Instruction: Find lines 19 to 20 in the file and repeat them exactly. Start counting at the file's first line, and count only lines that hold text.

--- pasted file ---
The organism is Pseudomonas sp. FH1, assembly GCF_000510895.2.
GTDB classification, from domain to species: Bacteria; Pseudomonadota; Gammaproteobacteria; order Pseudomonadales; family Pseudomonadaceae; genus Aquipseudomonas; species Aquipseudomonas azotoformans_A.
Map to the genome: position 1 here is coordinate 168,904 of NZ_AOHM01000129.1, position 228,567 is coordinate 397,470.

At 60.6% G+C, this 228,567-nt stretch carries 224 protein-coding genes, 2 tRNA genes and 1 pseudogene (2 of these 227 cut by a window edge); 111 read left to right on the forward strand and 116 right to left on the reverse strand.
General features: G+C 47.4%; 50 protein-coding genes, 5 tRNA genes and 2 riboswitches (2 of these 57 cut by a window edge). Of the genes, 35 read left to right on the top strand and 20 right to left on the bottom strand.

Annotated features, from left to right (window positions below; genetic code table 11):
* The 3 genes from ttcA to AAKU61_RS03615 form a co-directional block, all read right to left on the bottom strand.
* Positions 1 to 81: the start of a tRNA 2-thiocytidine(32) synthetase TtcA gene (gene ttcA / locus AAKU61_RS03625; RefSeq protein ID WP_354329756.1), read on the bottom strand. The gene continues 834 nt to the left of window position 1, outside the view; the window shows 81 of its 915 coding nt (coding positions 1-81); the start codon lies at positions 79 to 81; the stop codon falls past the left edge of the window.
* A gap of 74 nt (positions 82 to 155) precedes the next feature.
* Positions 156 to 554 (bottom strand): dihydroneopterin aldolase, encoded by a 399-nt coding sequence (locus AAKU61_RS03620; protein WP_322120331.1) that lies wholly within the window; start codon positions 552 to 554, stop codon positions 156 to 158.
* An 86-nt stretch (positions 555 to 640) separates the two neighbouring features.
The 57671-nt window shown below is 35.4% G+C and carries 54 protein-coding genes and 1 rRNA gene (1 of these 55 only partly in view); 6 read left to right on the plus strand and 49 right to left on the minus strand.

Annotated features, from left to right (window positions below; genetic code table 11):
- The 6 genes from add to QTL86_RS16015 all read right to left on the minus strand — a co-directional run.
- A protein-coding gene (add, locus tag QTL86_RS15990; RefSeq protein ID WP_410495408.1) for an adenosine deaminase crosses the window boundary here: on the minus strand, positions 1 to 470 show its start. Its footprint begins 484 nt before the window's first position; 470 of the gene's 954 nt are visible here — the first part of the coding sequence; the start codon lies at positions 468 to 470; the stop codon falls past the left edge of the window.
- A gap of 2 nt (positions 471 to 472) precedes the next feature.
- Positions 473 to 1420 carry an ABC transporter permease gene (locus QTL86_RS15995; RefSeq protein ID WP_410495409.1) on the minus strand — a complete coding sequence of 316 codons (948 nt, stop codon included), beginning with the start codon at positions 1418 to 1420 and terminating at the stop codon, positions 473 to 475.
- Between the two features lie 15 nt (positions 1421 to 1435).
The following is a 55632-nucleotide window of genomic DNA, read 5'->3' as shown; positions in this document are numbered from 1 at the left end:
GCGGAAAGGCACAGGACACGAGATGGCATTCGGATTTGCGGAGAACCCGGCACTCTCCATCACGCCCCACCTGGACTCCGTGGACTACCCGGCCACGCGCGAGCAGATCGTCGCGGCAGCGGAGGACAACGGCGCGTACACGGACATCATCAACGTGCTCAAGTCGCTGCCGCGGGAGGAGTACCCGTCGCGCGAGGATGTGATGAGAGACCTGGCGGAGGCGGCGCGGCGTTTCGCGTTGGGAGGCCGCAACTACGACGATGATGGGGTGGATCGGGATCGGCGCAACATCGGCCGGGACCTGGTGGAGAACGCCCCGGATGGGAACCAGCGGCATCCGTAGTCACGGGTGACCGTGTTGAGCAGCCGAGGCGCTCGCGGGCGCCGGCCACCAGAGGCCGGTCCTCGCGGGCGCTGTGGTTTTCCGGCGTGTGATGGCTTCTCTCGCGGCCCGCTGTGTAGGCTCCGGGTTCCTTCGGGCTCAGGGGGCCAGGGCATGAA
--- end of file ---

The following is a 55632-nucleotide window of genomic DNA, read 5'->3' as shown; positions in this document are numbered from 1 at the left end:
GCGGAAAGGCACAGGACACGAGATGGCATTCGGATTTGCGGAGAACCCGGCACTCTCCATCACGCCCCACCTGGACTCCGTGGACTACCCGGCCACGCGCGAGCAGATCGTCGCGGCAGCGGAGGACAACGGCGCGTACACGGACATCATCAACGTGCTCAAGTCGCTGCCGCGGGAGGAGTACCCGTCGCGCGAGGATGTGATGAGAGACCTGGCGGAGGCGGCGCGGCGTTTCGCGTTGGGAGGCCGCAACTACGACGATGATGGGGTGGATCGGGATCGGCGCAACATCGGCCGGGACCTGGTGGAGAACGCCCCGGATGGGAACCAGCGGCATCCGTAGTCACGGGTGACCGTGTTGAGCAGCCGAGGCGCTCGCGGGCGCCGGCCACCAGAGGCCGGTCCTCGCGGGCGCTGTGGTTTTCCGGCGTGTGATGGCTTCTCTCGCGGCCCGCTGTGTAGGCTCCGGGTTCCTTCGGGCTCAGGGGGCCAGGGCATGAA